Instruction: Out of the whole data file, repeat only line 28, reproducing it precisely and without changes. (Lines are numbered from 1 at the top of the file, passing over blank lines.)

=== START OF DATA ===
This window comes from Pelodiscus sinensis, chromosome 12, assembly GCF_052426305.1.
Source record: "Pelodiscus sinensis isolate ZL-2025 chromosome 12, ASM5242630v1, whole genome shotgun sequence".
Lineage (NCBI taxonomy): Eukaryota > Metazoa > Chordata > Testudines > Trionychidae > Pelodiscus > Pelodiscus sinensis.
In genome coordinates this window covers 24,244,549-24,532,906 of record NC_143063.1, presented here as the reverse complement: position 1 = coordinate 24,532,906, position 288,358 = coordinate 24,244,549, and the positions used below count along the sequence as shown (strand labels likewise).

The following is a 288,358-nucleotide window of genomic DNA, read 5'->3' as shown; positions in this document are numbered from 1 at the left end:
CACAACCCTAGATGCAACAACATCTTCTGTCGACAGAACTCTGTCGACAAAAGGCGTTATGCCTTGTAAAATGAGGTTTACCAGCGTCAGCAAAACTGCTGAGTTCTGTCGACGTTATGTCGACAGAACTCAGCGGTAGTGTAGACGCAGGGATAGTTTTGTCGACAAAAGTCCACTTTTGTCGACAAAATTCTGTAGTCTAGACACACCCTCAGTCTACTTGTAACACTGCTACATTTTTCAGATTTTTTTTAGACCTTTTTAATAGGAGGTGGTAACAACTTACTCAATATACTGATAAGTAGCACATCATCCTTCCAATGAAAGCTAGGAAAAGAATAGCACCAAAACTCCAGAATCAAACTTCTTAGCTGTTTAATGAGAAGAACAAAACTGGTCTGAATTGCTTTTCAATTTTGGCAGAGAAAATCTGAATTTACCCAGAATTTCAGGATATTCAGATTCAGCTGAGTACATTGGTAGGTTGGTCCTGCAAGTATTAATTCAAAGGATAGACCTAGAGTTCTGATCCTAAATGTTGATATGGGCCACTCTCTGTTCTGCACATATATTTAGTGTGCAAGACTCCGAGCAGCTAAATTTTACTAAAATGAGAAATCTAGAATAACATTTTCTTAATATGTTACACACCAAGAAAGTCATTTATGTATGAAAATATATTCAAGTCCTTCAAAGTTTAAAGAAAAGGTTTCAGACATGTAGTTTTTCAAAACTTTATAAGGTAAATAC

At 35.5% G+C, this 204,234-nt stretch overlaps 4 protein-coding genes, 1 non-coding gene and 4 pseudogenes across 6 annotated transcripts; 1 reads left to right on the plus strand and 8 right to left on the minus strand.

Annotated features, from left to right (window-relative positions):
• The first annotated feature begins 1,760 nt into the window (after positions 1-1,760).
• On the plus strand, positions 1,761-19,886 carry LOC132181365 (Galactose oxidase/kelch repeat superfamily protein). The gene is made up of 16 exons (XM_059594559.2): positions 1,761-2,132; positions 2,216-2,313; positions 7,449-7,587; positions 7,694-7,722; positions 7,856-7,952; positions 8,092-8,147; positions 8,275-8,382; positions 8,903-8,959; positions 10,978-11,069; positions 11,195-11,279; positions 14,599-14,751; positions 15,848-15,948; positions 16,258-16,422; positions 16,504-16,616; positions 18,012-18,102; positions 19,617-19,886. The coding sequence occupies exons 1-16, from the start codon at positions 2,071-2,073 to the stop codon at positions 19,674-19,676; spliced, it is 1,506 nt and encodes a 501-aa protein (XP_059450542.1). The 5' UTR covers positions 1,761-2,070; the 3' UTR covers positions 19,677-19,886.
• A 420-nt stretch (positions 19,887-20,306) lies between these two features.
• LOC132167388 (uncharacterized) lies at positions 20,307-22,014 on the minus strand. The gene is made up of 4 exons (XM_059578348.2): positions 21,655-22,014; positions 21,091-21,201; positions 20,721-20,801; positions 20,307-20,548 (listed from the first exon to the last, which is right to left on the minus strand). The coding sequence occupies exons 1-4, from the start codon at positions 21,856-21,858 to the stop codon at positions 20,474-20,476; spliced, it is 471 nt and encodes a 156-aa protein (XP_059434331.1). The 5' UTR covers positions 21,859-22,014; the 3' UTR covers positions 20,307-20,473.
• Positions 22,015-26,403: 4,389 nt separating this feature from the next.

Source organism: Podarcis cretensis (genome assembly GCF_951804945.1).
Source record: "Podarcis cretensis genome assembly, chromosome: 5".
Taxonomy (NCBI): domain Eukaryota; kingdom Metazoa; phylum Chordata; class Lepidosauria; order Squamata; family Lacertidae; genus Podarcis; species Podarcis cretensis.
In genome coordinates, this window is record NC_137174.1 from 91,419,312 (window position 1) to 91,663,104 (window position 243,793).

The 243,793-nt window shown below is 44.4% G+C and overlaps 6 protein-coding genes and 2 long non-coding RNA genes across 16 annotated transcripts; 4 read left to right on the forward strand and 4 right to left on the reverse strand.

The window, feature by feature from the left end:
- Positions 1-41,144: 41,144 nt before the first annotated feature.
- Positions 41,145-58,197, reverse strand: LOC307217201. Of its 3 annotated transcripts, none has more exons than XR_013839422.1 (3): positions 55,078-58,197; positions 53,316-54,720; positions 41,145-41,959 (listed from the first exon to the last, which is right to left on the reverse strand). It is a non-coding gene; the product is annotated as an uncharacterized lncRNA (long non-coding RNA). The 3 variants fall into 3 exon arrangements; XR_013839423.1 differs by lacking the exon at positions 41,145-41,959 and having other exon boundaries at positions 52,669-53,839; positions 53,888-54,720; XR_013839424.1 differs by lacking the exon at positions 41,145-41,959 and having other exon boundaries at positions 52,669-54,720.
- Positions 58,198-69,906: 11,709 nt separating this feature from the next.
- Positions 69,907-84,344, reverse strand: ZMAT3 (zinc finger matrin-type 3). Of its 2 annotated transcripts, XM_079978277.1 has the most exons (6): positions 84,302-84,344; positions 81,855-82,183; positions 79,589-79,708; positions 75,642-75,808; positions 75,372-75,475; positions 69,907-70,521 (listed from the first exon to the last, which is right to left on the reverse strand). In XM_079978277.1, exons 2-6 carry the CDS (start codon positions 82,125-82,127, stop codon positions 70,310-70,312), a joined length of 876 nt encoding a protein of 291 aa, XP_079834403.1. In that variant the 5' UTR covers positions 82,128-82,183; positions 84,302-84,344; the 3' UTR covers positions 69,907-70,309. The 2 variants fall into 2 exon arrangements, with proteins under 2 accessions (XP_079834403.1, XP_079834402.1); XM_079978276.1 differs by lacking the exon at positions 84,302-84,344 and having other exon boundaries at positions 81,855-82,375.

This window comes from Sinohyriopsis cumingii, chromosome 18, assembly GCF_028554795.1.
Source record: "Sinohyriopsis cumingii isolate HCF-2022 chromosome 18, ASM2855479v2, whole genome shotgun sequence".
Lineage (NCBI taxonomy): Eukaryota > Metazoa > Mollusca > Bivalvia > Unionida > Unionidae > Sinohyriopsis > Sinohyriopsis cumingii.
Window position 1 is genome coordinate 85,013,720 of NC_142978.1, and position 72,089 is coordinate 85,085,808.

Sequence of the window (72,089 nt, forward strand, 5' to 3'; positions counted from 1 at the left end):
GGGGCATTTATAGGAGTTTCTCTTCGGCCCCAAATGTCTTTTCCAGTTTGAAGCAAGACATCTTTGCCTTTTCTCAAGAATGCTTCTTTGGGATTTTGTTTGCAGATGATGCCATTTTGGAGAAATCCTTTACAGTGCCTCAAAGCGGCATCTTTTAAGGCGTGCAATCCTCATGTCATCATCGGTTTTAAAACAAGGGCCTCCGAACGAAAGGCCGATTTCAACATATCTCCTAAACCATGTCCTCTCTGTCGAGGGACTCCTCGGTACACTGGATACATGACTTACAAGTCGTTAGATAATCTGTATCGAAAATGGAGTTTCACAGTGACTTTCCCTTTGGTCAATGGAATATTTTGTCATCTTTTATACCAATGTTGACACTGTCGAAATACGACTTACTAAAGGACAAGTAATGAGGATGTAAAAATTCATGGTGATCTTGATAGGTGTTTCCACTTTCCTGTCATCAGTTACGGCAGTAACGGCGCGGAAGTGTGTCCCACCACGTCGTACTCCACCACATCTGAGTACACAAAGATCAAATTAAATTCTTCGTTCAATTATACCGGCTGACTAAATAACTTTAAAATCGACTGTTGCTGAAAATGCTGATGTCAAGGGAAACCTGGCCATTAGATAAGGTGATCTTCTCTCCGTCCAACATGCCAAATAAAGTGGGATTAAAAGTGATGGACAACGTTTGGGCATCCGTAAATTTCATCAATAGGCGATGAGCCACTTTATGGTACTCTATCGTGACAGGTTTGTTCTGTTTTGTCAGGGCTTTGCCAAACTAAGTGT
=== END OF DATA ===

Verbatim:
Sequence of the window (72,089 nt, forward strand, 5' to 3'; positions counted from 1 at the left end):